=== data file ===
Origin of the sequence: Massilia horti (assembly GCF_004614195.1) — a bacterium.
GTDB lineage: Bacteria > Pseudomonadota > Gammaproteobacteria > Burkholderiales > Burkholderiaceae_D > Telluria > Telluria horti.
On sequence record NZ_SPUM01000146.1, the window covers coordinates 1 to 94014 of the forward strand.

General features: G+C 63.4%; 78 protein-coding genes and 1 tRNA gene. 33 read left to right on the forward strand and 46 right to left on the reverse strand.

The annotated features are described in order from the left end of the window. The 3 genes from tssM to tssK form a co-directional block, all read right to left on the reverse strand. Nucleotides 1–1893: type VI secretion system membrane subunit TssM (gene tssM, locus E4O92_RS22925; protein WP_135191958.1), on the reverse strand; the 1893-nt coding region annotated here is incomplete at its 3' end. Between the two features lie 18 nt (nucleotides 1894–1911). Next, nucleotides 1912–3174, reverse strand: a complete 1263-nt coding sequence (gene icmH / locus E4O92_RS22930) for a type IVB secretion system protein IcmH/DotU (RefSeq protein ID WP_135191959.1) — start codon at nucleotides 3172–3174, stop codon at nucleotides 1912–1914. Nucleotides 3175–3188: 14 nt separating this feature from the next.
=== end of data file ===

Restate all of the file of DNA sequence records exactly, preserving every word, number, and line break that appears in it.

Origin of the sequence: Massilia horti (assembly GCF_004614195.1) — a bacterium.
GTDB lineage: Bacteria > Pseudomonadota > Gammaproteobacteria > Burkholderiales > Burkholderiaceae_D > Telluria > Telluria horti.
On sequence record NZ_SPUM01000146.1, the window covers coordinates 1 to 94014 of the forward strand.

General features: G+C 63.4%; 78 protein-coding genes and 1 tRNA gene. 33 read left to right on the forward strand and 46 right to left on the reverse strand.

The annotated features are described in order from the left end of the window. The 3 genes from tssM to tssK form a co-directional block, all read right to left on the reverse strand. Nucleotides 1–1893: type VI secretion system membrane subunit TssM (gene tssM, locus E4O92_RS22925; protein WP_135191958.1), on the reverse strand; the 1893-nt coding region annotated here is incomplete at its 3' end. Between the two features lie 18 nt (nucleotides 1894–1911). Next, nucleotides 1912–3174, reverse strand: a complete 1263-nt coding sequence (gene icmH / locus E4O92_RS22930) for a type IVB secretion system protein IcmH/DotU (RefSeq protein ID WP_135191959.1) — start codon at nucleotides 3172–3174, stop codon at nucleotides 1912–1914. Nucleotides 3175–3188: 14 nt separating this feature from the next.